On Nov. 4, Nashville’s alt-rock, indie pop powerhouse The Thing With Feathers released their new single “These Drugs,” along with a music video that captures their energetic live performances.
The band consists of David Welcsh (vocals), Alex Hendricks (lead guitar) and Chris Roussell (drums). The video was directed by Hannah Hall, the same director behind their previous videos for “Lights Down Low” and “Sundays in the South”. It has a vintage feel, playing with color and visual effects. Both the video and their sound is reminiscent of bands like The 1975 and The Strokes. The boys are fun to watch as they rock out, while the video also adds some sensualism.
The track’s upbeat guitar and drums, as well as Welcsh’s shimmering vocals, make for a pleasant indie rock mix. The Thing With Feathers’s lyrics are angsty and unapologetic: “Sometimes I feel a little too emphatic / And when I don’t get what I want / I run to my bad habits” the song opens. “‘These Drugs’ is about the toxic,” Welcsh says. “It’s about being in the worst part of a bad relationship where it’s over but you keep hanging on for any tiny fracture of the high that was there in the beginning. It’s the brutal death of an optimist only living in glimpses of the past.” “You and me fighting on these drugs / You can’t help but feel it is not love / Say what you want then you take off / I can’t help but feel it is not love,” he sings in the chorus.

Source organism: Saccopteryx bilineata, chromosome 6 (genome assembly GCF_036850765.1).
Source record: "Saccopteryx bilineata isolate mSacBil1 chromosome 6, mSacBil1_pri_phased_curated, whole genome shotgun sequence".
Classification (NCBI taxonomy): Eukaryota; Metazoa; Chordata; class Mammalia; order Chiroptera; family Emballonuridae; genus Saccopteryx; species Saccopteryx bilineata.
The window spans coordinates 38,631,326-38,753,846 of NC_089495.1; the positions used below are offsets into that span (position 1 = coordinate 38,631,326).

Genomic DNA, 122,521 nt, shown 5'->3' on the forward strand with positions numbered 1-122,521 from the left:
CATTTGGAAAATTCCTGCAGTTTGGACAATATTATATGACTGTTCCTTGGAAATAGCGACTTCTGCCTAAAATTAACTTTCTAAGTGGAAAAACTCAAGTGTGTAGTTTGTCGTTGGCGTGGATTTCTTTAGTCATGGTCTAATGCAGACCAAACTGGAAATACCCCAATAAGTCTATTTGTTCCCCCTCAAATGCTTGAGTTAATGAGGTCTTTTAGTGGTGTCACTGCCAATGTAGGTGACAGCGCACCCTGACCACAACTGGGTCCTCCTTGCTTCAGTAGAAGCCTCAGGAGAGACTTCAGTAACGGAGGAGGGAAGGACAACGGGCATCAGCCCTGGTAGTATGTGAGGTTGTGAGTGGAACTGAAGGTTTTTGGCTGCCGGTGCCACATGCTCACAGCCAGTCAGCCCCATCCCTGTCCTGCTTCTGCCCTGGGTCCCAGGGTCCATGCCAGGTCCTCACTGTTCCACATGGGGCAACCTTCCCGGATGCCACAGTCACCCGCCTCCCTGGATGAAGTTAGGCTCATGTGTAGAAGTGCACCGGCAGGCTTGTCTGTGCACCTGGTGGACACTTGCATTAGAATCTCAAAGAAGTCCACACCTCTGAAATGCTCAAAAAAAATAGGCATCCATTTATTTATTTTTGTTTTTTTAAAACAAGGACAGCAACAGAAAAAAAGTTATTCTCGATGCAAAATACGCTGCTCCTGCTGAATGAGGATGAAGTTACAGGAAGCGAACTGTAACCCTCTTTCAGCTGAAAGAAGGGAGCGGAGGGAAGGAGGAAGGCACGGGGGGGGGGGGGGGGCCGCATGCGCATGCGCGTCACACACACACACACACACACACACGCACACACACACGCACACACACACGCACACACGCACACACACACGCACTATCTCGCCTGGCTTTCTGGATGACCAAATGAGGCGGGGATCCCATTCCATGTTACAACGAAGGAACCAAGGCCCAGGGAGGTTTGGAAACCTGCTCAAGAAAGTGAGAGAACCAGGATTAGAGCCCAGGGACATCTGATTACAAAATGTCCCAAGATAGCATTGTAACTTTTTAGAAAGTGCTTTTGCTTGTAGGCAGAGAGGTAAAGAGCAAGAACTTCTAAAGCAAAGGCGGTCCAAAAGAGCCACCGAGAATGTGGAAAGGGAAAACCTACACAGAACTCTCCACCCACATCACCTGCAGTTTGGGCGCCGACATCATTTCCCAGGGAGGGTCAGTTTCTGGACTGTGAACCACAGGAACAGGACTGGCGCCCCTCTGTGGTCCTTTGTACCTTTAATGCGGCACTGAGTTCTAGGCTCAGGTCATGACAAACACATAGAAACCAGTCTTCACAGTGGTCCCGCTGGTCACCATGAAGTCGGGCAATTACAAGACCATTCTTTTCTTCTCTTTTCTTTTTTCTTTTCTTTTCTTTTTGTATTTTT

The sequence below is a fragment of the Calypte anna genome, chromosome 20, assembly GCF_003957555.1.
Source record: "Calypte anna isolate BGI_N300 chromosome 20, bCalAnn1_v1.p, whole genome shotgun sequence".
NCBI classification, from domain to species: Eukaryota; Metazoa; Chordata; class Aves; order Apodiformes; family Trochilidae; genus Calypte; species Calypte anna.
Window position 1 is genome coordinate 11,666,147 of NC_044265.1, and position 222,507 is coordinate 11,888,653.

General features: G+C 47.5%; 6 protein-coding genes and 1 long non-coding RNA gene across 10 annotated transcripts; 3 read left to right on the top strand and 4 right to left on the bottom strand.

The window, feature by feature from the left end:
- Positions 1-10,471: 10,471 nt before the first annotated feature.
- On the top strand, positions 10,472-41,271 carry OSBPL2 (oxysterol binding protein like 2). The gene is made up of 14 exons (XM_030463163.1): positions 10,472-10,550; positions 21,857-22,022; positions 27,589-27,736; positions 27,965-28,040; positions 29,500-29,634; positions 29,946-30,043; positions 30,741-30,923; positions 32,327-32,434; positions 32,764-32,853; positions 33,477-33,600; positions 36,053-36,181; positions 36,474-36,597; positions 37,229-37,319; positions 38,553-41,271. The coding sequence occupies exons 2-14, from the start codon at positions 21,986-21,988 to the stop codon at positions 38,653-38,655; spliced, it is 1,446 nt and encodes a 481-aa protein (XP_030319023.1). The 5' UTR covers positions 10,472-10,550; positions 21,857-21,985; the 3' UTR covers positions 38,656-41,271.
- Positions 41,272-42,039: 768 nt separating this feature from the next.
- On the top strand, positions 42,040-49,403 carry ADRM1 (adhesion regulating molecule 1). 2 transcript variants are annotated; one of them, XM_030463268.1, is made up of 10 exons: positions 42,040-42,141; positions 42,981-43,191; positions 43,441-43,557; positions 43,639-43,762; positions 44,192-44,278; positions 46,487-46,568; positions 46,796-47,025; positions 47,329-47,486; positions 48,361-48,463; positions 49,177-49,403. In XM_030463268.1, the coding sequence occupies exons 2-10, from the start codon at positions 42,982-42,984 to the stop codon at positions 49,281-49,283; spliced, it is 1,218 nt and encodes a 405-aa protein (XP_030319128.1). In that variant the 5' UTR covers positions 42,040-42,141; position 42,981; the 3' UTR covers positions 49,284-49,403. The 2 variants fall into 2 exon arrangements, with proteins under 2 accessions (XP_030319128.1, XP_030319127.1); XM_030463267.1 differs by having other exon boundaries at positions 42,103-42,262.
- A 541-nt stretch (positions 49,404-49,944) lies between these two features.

“These Drugs” came about unconventionally, with the guitar melody presenting itself first to the band. “Then one day I was having something of a ‘spiritual day’ with our friend and I was showing him some stuff we were working on and we listened to that idea,” Welsh continues. “Then out of nowhere I just started singing the chorus.” He wrote the lyrics in a van before wanting to throw the song in a set on tour that night. “It really is one of the best songs we’ve ever written,” he says.
Emma Page, a recent Journalism graduate of The George Washington University, possesses a passion for music journalism and storytelling in all its forms. Originally from Baltimore, MD, when she is not writing, she can be found at a local concert or making music of her own.
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